Everyone is excited as people statd to queue on the atm machine near the entrance of the building. We can now collect the fruit of our labor. Time and talent traded for money on the 15th and 30th of the month. I should be happy, everyone should but I’m not and so are many of my colleagues.

Looking at the amount on the balance will tell me that the numbers represents a large amount of money. If I’m right this is almost triple of what I was getting five years ago. I should be happy. I should be able to buy what I want and not worry about going red at the end of the month. I did although I didn’t have to and that’s where the problem started.

My income increased and together with it my expenses increased as well. In the end I was not able to save with the increase of my salary. I just spent more and most of these expenses are not really needed.

Everyone can agree that we don’t want to be on red when it comes to our finances. We want to have more money coming in than money coming out. Regardless of our income level it will always boil down to how much we spend. Control your spending and it will be easier to stay green on your finances.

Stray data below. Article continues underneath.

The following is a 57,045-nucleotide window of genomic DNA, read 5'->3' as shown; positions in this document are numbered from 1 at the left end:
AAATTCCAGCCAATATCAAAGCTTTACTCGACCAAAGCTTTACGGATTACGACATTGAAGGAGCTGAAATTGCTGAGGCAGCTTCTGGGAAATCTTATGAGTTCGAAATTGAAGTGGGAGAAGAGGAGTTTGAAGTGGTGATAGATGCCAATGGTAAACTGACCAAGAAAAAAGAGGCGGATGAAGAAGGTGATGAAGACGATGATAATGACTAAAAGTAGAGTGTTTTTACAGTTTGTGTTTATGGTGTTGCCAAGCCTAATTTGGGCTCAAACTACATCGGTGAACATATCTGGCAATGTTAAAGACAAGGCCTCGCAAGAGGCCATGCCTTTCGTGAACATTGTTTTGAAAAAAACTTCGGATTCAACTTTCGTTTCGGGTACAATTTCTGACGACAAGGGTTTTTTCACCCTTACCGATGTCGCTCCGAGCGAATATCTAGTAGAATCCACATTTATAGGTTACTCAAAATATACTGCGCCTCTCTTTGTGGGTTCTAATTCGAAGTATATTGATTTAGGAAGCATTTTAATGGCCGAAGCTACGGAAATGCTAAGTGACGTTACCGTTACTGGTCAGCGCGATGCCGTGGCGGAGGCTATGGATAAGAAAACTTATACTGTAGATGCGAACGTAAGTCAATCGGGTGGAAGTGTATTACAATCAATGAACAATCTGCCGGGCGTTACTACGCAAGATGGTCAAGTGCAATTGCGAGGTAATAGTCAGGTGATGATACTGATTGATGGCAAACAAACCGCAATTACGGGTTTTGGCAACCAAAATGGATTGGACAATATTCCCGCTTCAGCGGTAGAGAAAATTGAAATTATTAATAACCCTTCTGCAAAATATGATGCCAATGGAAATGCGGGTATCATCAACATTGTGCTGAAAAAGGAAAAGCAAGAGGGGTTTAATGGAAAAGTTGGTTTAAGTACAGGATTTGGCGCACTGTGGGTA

If you are already in red these are some guidelines you can follow:

1. You can only spend on the necessities. You have no right to spend on anything that is not a need. When I say need it means something essential for human survival. Along the lines of food, shelter, transportation and the likes.

2. Treat debt as an emergency because it is. After optimization of you spending start paying debt. Anything extra goes to paying your debt one by one. Start with the smallest debt and move your way up until you’ve paid it all.

3. Saving is your starting point. After debt has been eliminated start saving. Save aggressively and make it a priority. This means that savings has to be the first item on your budget . Better yet you save first before budgeting the remaining money for expenses.

4. Create an emergency fund of at least six months worth equivalent to your spending. This should be your first investment item. This will ensure that you don’t go in red even if you encounter unforseen and unfortunate events.

5. Let your money grow. Put your money in various investments that can make your money work for you and bring on more income streams.

6. Continue saving.

To summarize, we start off with prevention. If you can’t prevent it at least don’t make it worse. If you can manage that prevent it from happening again by saving. Lastly, make your money grow.

Easy enough? Give it a go!